What are the Labels?

The Traditional Knowledge (TK) and Biocultural (BC) Labels are tools for Indigenous communities and local organizations. Developed through sustained partnership and testing within Indigenous communities across multiple countries, the Labels allow communities to express local and specific conditions for sharing and engaging in future research and relationships in ways that are consistent with already existing community rules, governance, and protocols for using, sharing, and circulating knowledge and data. 

Labels can be applied to websites, publications, datasets, museum exhibitions, items in a collection, genetic samples, and more. Communities can customize and apply their TK and BC Labels using the Local Contexts Hub.

Traditional Knowledge Labels

The Traditional Knowledge (TK) Labels identify and clarify community-specific rules and responsibilities regarding access and future use of traditional knowledge.

Biocultural Labels

The Biocultural (BC) Labels define community expectations about the appropriate use of biocultural collections and data.

The TK and BC Labels are grouped into three categories: 

  • Provenance Labels identify the group or subgroup which is the primary cultural authority for the material, and/or recognizes other interests in the material.
  • Protocol Labels outline traditional protocols associated with access to this material and invite viewers to respect community protocols.
  • Permission Labels indicate what activities the community has approved as generally acceptable. Other uses require direct engagement with primary cultural authorities.

What is the purpose of the Local Contexts Labels?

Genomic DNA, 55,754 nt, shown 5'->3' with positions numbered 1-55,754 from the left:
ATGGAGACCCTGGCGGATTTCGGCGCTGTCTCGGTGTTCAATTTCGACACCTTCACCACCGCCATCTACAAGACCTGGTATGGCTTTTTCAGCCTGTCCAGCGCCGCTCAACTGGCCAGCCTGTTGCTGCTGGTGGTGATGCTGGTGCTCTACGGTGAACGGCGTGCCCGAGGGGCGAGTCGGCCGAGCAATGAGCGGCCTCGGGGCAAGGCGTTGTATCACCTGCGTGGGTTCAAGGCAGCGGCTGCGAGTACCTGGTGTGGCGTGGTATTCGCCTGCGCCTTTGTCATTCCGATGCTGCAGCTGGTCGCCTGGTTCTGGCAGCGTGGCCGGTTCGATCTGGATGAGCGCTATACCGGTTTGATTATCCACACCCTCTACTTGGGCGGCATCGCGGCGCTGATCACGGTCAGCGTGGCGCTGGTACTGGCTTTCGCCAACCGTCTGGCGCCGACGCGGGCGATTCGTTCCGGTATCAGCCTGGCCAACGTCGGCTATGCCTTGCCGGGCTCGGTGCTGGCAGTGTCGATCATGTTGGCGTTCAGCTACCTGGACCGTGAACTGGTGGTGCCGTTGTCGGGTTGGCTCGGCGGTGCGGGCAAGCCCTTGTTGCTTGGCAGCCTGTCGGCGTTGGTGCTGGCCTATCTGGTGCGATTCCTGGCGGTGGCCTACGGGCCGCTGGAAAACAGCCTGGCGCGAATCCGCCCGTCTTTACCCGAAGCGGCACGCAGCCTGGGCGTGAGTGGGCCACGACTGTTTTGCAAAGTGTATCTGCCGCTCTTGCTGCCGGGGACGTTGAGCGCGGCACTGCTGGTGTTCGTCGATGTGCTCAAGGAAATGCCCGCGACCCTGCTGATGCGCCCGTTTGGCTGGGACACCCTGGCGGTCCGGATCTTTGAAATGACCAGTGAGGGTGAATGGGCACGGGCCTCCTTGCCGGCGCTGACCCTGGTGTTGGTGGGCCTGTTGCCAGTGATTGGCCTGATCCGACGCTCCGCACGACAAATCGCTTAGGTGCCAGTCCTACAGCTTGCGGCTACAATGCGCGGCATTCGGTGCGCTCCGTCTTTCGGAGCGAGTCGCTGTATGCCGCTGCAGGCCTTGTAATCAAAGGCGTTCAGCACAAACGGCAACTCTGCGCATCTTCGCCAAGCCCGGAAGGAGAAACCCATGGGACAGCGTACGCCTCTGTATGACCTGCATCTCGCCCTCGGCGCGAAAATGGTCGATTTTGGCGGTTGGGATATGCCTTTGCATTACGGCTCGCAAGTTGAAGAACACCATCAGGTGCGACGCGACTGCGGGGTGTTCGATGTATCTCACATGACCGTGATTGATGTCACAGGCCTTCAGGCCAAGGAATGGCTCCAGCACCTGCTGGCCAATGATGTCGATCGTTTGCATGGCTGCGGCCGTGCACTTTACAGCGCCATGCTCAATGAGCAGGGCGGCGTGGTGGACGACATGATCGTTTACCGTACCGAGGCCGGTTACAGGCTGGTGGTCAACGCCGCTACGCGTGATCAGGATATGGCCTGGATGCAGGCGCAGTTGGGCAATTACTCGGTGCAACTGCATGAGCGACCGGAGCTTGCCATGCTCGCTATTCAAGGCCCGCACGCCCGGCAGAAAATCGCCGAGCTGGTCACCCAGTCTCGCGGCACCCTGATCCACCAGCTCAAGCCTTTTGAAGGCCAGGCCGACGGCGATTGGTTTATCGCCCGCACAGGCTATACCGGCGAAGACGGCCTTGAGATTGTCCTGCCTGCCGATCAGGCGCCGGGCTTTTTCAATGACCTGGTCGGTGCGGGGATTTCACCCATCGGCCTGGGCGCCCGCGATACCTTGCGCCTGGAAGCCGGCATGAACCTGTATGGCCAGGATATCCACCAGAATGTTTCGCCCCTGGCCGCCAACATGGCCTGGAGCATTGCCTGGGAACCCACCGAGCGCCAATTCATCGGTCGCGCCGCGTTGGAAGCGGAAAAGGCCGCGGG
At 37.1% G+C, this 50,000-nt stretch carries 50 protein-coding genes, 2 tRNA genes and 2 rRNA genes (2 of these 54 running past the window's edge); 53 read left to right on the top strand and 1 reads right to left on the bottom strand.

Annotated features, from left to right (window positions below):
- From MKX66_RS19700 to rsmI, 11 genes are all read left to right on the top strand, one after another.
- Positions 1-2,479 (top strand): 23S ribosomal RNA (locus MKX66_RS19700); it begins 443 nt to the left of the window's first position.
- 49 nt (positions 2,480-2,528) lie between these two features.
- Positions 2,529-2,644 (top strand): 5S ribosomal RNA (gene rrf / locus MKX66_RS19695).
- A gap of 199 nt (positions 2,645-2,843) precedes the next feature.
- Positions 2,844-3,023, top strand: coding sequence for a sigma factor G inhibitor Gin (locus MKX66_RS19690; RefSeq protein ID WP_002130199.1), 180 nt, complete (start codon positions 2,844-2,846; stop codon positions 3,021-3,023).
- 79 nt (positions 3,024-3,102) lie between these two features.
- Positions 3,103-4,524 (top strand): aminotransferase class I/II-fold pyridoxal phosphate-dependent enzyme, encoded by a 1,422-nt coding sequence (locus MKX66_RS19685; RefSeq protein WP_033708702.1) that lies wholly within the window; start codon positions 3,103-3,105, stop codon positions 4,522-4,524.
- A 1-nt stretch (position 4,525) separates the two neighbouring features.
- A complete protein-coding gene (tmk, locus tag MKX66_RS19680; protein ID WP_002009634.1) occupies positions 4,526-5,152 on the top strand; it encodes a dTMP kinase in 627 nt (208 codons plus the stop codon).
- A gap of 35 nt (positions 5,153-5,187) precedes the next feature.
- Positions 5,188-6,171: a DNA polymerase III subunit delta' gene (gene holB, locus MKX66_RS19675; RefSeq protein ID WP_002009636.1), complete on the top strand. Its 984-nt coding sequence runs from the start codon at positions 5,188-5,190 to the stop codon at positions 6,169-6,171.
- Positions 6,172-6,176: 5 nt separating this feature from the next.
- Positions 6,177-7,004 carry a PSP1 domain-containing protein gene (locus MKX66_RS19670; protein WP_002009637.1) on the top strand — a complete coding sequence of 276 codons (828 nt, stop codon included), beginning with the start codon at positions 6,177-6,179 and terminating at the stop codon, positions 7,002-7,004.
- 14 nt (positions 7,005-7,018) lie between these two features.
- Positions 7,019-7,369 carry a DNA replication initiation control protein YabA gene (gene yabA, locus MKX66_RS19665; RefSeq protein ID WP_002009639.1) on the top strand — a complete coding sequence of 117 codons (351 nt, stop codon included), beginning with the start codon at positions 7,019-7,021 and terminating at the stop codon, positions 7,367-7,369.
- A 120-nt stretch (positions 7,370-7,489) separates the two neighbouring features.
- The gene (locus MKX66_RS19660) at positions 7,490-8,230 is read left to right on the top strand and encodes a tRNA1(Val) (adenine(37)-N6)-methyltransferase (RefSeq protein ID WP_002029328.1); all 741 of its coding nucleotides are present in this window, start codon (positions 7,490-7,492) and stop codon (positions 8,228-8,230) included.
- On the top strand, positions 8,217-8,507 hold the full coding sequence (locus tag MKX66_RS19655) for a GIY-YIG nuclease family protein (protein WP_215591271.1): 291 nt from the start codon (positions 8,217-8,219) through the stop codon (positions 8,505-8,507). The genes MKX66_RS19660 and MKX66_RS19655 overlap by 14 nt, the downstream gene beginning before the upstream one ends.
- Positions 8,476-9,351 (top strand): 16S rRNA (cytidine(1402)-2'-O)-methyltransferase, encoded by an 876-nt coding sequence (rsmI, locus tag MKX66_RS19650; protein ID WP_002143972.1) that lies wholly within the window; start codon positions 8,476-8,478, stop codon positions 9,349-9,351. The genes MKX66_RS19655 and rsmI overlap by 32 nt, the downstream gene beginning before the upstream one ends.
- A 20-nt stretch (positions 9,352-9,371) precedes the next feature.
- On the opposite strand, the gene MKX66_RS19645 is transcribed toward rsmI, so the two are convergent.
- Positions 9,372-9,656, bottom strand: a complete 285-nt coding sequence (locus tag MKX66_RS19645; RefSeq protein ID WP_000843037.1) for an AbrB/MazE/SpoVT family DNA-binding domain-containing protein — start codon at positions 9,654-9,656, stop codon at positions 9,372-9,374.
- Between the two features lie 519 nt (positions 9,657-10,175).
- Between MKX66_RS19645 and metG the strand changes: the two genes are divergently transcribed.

Local Contexts Labels support Indigenous sovereignty. By customizing Traditional Knowledge (TK) and Biocultural (BC) Labels, Indigenous communities can embed their local and traditional protocols for how their data is used, displayed, managed, and accessed going forward into data infrastructures.

Because the Labels can be attached to many diverse projects, the customized Label should be broad enough so it can be used across multiple projects without needing to be customized for each project.

How are Labels customized by Indigenous communities?

The Labels contain three main parts that can be used in different display scenarios.

TK Label Icon

TK Attribution (TK A)

TK Label Title

This Label is being used to correct historical mistakes or exclusions pertaining to this material. This is especially in relation to the names of the people involved in performing or making this work and/or correctly naming the community from which it originally derives. As a user, you are being asked to also apply the correct attribution in any future use of this work.

TK Label Description

The Label Icon

The Icons have been designed by Local Contexts to be identifiable and may not be altered. This is to protect the integrity and international identification of the Labels for every community that uses them.

The Label Title

The Labels each have a unique title text and an abbreviated code, and appear in the format “TK Attribution (TK A)” or “BC Provenance (BC P)”. Communities are encouraged to translate the Label title into their own language(s)/dialects.

The Label Description

Communities are encouraged to customize the Label template text.

Decision Making

Using the Labels requires community decision-making. Each family, clan, or community will have different processes and frameworks for decision-making. Some communities are in the process of establishing cultural authorities, intellectual property committees, or policies to help make decisions about a range of Indigenous Cultural and Intellectual Property issues facing their community. The decision-making processes for using these Labels should be established before you choose which Labels will suit your needs. The Indigenous Community Working Group is a great space to hear how others have gone through this process. Please reach out to the Local Contexts team to join this group or with any questions.

Labels in Use